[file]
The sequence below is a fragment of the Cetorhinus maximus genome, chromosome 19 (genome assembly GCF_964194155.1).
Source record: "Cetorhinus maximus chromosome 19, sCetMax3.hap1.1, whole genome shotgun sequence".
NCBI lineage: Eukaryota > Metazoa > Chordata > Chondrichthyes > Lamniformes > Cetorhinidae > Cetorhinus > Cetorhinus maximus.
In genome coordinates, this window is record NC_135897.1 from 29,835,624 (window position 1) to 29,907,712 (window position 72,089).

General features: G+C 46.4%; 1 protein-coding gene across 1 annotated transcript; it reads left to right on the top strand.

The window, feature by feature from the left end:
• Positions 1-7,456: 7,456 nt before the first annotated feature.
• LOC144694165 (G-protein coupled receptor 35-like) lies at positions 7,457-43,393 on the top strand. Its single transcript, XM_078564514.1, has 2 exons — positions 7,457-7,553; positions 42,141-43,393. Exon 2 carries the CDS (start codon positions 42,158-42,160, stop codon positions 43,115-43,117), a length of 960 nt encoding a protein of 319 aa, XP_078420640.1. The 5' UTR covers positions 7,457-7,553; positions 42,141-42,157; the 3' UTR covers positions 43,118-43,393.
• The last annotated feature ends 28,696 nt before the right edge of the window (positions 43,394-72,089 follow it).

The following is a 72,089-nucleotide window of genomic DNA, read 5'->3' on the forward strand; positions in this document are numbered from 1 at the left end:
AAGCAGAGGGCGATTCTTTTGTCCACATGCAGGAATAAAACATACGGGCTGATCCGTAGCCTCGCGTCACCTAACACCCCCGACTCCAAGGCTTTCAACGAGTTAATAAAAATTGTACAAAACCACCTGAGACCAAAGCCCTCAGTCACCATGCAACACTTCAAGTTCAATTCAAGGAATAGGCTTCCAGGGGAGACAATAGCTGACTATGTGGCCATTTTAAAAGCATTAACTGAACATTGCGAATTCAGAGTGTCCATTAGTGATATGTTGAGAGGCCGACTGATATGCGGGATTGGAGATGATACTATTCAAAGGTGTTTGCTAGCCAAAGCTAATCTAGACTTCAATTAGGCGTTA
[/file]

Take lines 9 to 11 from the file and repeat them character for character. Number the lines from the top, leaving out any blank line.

• The last annotated feature ends 28,696 nt before the right edge of the window (positions 43,394-72,089 follow it).

The following is a 72,089-nucleotide window of genomic DNA, read 5'->3' on the forward strand; positions in this document are numbered from 1 at the left end:
AAGCAGAGGGCGATTCTTTTGTCCACATGCAGGAATAAAACATACGGGCTGATCCGTAGCCTCGCGTCACCTAACACCCCCGACTCCAAGGCTTTCAACGAGTTAATAAAAATTGTACAAAACCACCTGAGACCAAAGCCCTCAGTCACCATGCAACACTTCAAGTTCAATTCAAGGAATAGGCTTCCAGGGGAGACAATAGCTGACTATGTGGCCATTTTAAAAGCATTAACTGAACATTGCGAATTCAGAGTGTCCATTAGTGATATGTTGAGAGGCCGACTGATATGCGGGATTGGAGATGATACTATTCAAAGGTGTTTGCTAGCCAAAGCTAATCTAGACTTCAATTAGGCGTTA